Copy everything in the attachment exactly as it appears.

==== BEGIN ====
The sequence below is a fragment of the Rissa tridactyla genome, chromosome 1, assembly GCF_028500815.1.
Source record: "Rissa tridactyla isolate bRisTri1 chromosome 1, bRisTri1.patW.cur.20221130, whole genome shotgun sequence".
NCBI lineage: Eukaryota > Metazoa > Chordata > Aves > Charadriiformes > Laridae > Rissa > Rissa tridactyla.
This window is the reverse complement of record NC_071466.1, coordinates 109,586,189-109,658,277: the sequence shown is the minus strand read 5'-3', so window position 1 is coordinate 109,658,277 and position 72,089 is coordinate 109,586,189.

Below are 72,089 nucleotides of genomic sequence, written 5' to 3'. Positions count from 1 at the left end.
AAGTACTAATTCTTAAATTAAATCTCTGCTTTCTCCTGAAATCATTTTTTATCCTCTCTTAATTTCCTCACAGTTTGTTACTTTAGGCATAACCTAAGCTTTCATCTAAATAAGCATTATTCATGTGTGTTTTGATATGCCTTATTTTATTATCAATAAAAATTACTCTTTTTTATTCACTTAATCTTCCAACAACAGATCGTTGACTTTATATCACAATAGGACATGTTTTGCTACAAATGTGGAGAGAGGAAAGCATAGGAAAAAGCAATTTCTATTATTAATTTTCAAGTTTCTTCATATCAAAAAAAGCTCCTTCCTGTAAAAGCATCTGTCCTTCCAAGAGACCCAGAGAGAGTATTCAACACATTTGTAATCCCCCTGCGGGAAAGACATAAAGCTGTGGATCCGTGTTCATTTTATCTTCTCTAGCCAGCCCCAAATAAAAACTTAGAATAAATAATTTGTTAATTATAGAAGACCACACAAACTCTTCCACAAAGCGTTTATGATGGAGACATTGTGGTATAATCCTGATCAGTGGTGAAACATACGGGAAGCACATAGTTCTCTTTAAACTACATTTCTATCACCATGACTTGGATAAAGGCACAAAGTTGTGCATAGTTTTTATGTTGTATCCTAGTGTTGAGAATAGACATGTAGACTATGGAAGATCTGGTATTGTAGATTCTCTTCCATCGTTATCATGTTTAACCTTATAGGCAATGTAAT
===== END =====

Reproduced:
The sequence below is a fragment of the Rissa tridactyla genome, chromosome 1, assembly GCF_028500815.1.
Source record: "Rissa tridactyla isolate bRisTri1 chromosome 1, bRisTri1.patW.cur.20221130, whole genome shotgun sequence".
NCBI lineage: Eukaryota > Metazoa > Chordata > Aves > Charadriiformes > Laridae > Rissa > Rissa tridactyla.
This window is the reverse complement of record NC_071466.1, coordinates 109,586,189-109,658,277: the sequence shown is the minus strand read 5'-3', so window position 1 is coordinate 109,658,277 and position 72,089 is coordinate 109,586,189.

Below are 72,089 nucleotides of genomic sequence, written 5' to 3'. Positions count from 1 at the left end.
AAGTACTAATTCTTAAATTAAATCTCTGCTTTCTCCTGAAATCATTTTTTATCCTCTCTTAATTTCCTCACAGTTTGTTACTTTAGGCATAACCTAAGCTTTCATCTAAATAAGCATTATTCATGTGTGTTTTGATATGCCTTATTTTATTATCAATAAAAATTACTCTTTTTTATTCACTTAATCTTCCAACAACAGATCGTTGACTTTATATCACAATAGGACATGTTTTGCTACAAATGTGGAGAGAGGAAAGCATAGGAAAAAGCAATTTCTATTATTAATTTTCAAGTTTCTTCATATCAAAAAAAGCTCCTTCCTGTAAAAGCATCTGTCCTTCCAAGAGACCCAGAGAGAGTATTCAACACATTTGTAATCCCCCTGCGGGAAAGACATAAAGCTGTGGATCCGTGTTCATTTTATCTTCTCTAGCCAGCCCCAAATAAAAACTTAGAATAAATAATTTGTTAATTATAGAAGACCACACAAACTCTTCCACAAAGCGTTTATGATGGAGACATTGTGGTATAATCCTGATCAGTGGTGAAACATACGGGAAGCACATAGTTCTCTTTAAACTACATTTCTATCACCATGACTTGGATAAAGGCACAAAGTTGTGCATAGTTTTTATGTTGTATCCTAGTGTTGAGAATAGACATGTAGACTATGGAAGATCTGGTATTGTAGATTCTCTTCCATCGTTATCATGTTTAACCTTATAGGCAATGTAAT